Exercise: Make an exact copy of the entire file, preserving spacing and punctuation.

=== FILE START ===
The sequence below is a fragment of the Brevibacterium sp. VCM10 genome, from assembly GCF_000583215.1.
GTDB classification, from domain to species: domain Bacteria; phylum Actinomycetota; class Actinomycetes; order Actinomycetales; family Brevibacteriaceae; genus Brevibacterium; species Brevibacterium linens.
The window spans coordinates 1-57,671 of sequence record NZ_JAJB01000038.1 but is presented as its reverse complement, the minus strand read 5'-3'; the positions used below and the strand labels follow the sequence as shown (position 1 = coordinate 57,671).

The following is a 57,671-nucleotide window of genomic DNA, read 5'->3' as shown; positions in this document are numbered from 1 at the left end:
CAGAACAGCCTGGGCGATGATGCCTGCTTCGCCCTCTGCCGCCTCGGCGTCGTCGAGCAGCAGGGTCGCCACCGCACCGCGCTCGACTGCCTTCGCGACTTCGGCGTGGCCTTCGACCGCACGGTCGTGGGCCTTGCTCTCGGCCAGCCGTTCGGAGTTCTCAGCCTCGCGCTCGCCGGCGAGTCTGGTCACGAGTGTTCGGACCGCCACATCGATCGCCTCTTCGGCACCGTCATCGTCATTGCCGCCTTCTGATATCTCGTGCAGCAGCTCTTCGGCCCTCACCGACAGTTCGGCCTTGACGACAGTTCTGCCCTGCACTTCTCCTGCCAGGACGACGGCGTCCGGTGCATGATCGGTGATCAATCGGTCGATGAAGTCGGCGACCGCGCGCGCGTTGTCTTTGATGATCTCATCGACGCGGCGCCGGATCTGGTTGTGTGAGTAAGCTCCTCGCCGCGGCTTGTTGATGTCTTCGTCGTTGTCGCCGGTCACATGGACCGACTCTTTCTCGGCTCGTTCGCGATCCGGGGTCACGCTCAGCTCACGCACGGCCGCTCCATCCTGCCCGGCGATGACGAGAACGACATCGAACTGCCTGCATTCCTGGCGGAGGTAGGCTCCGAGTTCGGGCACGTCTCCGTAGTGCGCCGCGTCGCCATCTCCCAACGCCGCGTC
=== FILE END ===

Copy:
The sequence below is a fragment of the Brevibacterium sp. VCM10 genome, from assembly GCF_000583215.1.
GTDB classification, from domain to species: domain Bacteria; phylum Actinomycetota; class Actinomycetes; order Actinomycetales; family Brevibacteriaceae; genus Brevibacterium; species Brevibacterium linens.
The window spans coordinates 1-57,671 of sequence record NZ_JAJB01000038.1 but is presented as its reverse complement, the minus strand read 5'-3'; the positions used below and the strand labels follow the sequence as shown (position 1 = coordinate 57,671).

The following is a 57,671-nucleotide window of genomic DNA, read 5'->3' as shown; positions in this document are numbered from 1 at the left end:
CAGAACAGCCTGGGCGATGATGCCTGCTTCGCCCTCTGCCGCCTCGGCGTCGTCGAGCAGCAGGGTCGCCACCGCACCGCGCTCGACTGCCTTCGCGACTTCGGCGTGGCCTTCGACCGCACGGTCGTGGGCCTTGCTCTCGGCCAGCCGTTCGGAGTTCTCAGCCTCGCGCTCGCCGGCGAGTCTGGTCACGAGTGTTCGGACCGCCACATCGATCGCCTCTTCGGCACCGTCATCGTCATTGCCGCCTTCTGATATCTCGTGCAGCAGCTCTTCGGCCCTCACCGACAGTTCGGCCTTGACGACAGTTCTGCCCTGCACTTCTCCTGCCAGGACGACGGCGTCCGGTGCATGATCGGTGATCAATCGGTCGATGAAGTCGGCGACCGCGCGCGCGTTGTCTTTGATGATCTCATCGACGCGGCGCCGGATCTGGTTGTGTGAGTAAGCTCCTCGCCGCGGCTTGTTGATGTCTTCGTCGTTGTCGCCGGTCACATGGACCGACTCTTTCTCGGCTCGTTCGCGATCCGGGGTCACGCTCAGCTCACGCACGGCCGCTCCATCCTGCCCGGCGATGACGAGAACGACATCGAACTGCCTGCATTCCTGGCGGAGGTAGGCTCCGAGTTCGGGCACGTCTCCGTAGTGCGCCGCGTCGCCATCTCCCAACGCCGCGTC